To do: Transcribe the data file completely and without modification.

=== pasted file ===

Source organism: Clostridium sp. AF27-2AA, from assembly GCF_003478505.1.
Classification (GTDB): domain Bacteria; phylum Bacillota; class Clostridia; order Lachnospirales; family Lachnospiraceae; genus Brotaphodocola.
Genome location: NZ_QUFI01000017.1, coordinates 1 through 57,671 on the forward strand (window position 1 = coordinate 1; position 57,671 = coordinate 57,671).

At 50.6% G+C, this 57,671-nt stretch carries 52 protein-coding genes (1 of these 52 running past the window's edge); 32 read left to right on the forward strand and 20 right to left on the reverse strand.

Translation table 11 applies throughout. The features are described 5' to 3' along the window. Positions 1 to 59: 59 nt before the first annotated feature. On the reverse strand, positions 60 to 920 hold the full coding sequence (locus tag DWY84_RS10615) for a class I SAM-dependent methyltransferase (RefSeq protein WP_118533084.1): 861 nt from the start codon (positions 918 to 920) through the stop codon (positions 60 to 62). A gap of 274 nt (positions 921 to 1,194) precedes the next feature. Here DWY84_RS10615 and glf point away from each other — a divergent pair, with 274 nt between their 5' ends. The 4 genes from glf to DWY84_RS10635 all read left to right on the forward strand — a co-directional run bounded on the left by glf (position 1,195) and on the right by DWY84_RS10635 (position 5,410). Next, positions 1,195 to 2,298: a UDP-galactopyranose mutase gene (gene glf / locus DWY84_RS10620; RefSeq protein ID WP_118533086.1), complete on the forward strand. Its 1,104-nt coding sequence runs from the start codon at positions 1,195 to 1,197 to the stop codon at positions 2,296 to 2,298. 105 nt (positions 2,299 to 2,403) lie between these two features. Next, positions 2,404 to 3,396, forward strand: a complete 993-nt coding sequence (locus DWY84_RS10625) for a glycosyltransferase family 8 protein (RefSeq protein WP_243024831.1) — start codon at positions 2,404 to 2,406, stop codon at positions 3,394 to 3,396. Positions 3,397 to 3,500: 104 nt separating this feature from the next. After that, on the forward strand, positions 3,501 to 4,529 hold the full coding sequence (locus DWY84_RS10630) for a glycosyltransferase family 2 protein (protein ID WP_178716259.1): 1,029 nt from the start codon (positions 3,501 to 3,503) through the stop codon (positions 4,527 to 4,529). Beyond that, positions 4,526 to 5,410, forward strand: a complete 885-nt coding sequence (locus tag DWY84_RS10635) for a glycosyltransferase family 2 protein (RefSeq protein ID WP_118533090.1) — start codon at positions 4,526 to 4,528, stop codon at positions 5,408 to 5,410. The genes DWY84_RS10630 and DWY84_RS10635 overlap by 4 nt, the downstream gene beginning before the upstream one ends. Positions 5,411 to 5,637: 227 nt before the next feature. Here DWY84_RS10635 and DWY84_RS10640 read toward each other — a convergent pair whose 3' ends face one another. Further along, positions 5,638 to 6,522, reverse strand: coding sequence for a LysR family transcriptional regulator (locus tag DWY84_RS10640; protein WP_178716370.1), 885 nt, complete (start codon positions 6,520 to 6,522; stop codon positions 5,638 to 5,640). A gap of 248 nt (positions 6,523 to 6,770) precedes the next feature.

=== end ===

Source organism: Clostridium sp. AF27-2AA, from assembly GCF_003478505.1.
Classification (GTDB): domain Bacteria; phylum Bacillota; class Clostridia; order Lachnospirales; family Lachnospiraceae; genus Brotaphodocola.
Genome location: NZ_QUFI01000017.1, coordinates 1 through 57,671 on the forward strand (window position 1 = coordinate 1; position 57,671 = coordinate 57,671).

At 50.6% G+C, this 57,671-nt stretch carries 52 protein-coding genes (1 of these 52 running past the window's edge); 32 read left to right on the forward strand and 20 right to left on the reverse strand.

Translation table 11 applies throughout. The features are described 5' to 3' along the window. Positions 1 to 59: 59 nt before the first annotated feature. On the reverse strand, positions 60 to 920 hold the full coding sequence (locus tag DWY84_RS10615) for a class I SAM-dependent methyltransferase (RefSeq protein WP_118533084.1): 861 nt from the start codon (positions 918 to 920) through the stop codon (positions 60 to 62). A gap of 274 nt (positions 921 to 1,194) precedes the next feature. Here DWY84_RS10615 and glf point away from each other — a divergent pair, with 274 nt between their 5' ends. The 4 genes from glf to DWY84_RS10635 all read left to right on the forward strand — a co-directional run bounded on the left by glf (position 1,195) and on the right by DWY84_RS10635 (position 5,410). Next, positions 1,195 to 2,298: a UDP-galactopyranose mutase gene (gene glf / locus DWY84_RS10620; RefSeq protein ID WP_118533086.1), complete on the forward strand. Its 1,104-nt coding sequence runs from the start codon at positions 1,195 to 1,197 to the stop codon at positions 2,296 to 2,298. 105 nt (positions 2,299 to 2,403) lie between these two features. Next, positions 2,404 to 3,396, forward strand: a complete 993-nt coding sequence (locus DWY84_RS10625) for a glycosyltransferase family 8 protein (RefSeq protein WP_243024831.1) — start codon at positions 2,404 to 2,406, stop codon at positions 3,394 to 3,396. Positions 3,397 to 3,500: 104 nt separating this feature from the next. After that, on the forward strand, positions 3,501 to 4,529 hold the full coding sequence (locus DWY84_RS10630) for a glycosyltransferase family 2 protein (protein ID WP_178716259.1): 1,029 nt from the start codon (positions 3,501 to 3,503) through the stop codon (positions 4,527 to 4,529). Beyond that, positions 4,526 to 5,410, forward strand: a complete 885-nt coding sequence (locus tag DWY84_RS10635) for a glycosyltransferase family 2 protein (RefSeq protein ID WP_118533090.1) — start codon at positions 4,526 to 4,528, stop codon at positions 5,408 to 5,410. The genes DWY84_RS10630 and DWY84_RS10635 overlap by 4 nt, the downstream gene beginning before the upstream one ends. Positions 5,411 to 5,637: 227 nt before the next feature. Here DWY84_RS10635 and DWY84_RS10640 read toward each other — a convergent pair whose 3' ends face one another. Further along, positions 5,638 to 6,522, reverse strand: coding sequence for a LysR family transcriptional regulator (locus tag DWY84_RS10640; protein WP_178716370.1), 885 nt, complete (start codon positions 6,520 to 6,522; stop codon positions 5,638 to 5,640). A gap of 248 nt (positions 6,523 to 6,770) precedes the next feature.